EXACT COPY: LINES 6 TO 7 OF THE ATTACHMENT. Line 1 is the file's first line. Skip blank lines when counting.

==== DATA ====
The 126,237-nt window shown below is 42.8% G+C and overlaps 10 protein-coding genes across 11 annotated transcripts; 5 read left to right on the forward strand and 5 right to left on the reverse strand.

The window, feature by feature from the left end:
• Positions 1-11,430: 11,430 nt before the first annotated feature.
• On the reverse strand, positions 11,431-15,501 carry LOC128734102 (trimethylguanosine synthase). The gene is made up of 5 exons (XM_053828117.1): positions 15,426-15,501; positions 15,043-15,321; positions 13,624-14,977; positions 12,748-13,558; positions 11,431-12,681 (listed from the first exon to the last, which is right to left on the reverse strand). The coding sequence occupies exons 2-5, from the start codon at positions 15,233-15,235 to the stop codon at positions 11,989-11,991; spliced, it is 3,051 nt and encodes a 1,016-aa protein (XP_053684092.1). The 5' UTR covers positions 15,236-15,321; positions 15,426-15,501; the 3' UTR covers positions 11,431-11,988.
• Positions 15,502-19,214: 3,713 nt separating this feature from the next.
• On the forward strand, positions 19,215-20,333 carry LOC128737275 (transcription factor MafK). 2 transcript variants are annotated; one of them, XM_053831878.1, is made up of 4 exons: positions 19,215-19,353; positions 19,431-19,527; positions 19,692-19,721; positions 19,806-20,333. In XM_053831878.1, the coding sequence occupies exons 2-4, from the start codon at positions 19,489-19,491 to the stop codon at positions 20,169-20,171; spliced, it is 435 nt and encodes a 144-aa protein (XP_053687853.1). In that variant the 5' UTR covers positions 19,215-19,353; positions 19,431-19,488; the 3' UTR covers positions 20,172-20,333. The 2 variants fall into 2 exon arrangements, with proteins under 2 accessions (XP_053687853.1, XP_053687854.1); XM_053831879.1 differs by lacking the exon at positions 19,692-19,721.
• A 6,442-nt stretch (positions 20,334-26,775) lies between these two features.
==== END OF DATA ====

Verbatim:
• On the forward strand, positions 19,215-20,333 carry LOC128737275 (transcription factor MafK). 2 transcript variants are annotated; one of them, XM_053831878.1, is made up of 4 exons: positions 19,215-19,353; positions 19,431-19,527; positions 19,692-19,721; positions 19,806-20,333. In XM_053831878.1, the coding sequence occupies exons 2-4, from the start codon at positions 19,489-19,491 to the stop codon at positions 20,169-20,171; spliced, it is 435 nt and encodes a 144-aa protein (XP_053687853.1). In that variant the 5' UTR covers positions 19,215-19,353; positions 19,431-19,488; the 3' UTR covers positions 20,172-20,333. The 2 variants fall into 2 exon arrangements, with proteins under 2 accessions (XP_053687853.1, XP_053687854.1); XM_053831879.1 differs by lacking the exon at positions 19,692-19,721.
• A 6,442-nt stretch (positions 20,334-26,775) lies between these two features.